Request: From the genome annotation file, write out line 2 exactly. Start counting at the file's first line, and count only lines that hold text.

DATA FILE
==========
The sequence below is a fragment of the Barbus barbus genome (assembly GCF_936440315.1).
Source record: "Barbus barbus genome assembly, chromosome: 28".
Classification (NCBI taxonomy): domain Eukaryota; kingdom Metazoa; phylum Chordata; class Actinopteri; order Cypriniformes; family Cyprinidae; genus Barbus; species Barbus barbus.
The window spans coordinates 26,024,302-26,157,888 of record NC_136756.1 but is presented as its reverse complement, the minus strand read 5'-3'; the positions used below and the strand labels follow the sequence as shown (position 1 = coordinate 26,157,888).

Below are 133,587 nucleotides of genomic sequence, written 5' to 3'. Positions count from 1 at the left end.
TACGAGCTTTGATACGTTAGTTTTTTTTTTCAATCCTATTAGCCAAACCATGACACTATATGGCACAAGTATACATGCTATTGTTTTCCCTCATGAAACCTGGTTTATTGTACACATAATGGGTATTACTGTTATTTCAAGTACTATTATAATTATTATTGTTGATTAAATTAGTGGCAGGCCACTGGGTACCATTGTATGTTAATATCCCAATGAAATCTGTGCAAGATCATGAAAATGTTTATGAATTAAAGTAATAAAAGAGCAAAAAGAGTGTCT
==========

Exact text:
Source record: "Barbus barbus genome assembly, chromosome: 28".